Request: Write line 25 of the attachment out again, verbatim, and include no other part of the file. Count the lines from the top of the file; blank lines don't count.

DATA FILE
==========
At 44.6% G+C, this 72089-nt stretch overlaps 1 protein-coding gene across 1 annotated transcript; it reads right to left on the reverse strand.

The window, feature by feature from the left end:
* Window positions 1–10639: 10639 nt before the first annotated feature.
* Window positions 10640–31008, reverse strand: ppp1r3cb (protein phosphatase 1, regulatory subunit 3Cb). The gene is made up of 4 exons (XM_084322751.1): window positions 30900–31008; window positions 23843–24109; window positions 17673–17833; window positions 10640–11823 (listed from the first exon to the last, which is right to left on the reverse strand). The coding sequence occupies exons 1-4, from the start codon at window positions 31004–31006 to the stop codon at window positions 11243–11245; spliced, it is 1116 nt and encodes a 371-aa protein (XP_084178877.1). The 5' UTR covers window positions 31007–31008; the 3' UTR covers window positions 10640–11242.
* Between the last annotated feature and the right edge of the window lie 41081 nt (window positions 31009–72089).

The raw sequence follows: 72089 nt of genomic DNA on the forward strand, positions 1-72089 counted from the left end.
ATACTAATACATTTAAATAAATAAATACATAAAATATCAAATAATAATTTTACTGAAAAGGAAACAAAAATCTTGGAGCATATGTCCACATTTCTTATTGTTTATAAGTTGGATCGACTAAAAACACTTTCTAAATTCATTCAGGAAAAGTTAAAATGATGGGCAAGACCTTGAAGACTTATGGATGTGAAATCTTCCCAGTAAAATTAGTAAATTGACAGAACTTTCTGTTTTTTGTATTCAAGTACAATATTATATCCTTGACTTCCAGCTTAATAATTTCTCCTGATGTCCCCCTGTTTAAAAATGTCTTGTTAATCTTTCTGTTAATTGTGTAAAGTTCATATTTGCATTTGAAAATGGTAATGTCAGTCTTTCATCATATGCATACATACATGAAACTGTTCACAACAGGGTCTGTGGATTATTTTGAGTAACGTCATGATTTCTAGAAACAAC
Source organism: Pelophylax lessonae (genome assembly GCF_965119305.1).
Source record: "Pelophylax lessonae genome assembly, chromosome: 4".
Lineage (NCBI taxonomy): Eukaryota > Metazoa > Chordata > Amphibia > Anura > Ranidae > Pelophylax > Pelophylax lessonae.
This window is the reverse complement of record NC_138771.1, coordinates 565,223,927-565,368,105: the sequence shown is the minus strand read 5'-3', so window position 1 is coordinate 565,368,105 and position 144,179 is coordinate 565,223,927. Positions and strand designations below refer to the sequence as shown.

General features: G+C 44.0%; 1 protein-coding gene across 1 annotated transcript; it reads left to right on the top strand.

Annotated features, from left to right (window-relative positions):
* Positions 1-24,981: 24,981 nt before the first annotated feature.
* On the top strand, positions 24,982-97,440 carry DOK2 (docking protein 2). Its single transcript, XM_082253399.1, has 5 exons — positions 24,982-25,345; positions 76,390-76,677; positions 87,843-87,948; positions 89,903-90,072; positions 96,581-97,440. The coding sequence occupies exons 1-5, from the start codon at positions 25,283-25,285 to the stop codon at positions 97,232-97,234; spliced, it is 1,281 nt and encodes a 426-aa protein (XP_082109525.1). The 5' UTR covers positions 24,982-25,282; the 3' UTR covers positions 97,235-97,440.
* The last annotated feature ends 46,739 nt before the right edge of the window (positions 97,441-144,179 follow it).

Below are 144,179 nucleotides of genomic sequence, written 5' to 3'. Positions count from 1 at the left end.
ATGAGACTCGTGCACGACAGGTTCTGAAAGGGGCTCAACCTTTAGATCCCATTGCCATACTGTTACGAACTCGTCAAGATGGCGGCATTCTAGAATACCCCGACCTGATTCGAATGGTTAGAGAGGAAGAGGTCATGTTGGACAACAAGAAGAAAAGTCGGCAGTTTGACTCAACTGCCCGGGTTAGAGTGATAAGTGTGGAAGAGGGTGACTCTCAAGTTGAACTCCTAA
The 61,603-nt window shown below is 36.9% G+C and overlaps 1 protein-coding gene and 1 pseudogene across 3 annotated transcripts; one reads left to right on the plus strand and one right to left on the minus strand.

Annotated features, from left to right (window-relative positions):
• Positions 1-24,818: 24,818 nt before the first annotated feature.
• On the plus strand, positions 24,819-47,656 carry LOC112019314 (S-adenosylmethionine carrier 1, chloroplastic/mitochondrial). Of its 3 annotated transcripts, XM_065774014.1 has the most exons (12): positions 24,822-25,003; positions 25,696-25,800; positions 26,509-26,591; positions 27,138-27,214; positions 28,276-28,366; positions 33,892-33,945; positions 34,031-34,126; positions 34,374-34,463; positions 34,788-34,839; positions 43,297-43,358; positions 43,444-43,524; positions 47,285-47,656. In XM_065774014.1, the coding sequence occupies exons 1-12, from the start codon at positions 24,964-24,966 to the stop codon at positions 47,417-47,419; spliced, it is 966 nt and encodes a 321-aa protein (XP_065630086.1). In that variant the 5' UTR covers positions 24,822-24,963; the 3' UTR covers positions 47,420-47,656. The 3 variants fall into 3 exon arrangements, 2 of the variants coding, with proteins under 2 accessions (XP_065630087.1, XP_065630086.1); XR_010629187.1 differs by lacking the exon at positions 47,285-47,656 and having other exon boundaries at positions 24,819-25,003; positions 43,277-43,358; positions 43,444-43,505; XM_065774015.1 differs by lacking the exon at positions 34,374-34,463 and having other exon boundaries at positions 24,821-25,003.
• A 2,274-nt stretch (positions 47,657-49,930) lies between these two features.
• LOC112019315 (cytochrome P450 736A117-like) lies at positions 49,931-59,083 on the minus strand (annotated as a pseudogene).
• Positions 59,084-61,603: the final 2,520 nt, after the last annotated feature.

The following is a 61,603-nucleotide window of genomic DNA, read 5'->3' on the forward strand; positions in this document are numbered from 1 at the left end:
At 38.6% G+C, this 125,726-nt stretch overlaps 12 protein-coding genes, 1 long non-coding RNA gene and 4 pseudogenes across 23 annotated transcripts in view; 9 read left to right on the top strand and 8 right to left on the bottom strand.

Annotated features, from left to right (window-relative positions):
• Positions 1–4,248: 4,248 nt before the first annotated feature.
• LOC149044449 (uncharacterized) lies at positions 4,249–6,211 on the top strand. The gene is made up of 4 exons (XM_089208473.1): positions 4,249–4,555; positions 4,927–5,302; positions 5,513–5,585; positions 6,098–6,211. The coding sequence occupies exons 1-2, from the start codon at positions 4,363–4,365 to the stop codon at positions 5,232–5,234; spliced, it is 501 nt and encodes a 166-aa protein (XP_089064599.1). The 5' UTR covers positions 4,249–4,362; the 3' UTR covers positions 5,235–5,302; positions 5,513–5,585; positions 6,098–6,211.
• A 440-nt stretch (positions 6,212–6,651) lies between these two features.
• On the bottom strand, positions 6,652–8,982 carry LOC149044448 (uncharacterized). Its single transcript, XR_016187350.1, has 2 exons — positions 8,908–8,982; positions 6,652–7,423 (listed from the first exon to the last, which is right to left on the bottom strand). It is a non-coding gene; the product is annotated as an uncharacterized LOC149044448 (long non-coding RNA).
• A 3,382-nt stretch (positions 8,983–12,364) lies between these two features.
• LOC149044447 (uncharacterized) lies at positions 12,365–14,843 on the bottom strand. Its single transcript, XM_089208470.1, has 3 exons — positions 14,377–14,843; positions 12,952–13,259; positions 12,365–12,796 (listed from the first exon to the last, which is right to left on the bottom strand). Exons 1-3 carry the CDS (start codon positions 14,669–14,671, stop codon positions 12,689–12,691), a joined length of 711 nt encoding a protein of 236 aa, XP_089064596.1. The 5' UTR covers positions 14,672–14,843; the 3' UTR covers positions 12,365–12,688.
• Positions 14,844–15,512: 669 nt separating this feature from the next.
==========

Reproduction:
• Positions 59,084-61,603: the final 2,520 nt, after the last annotated feature.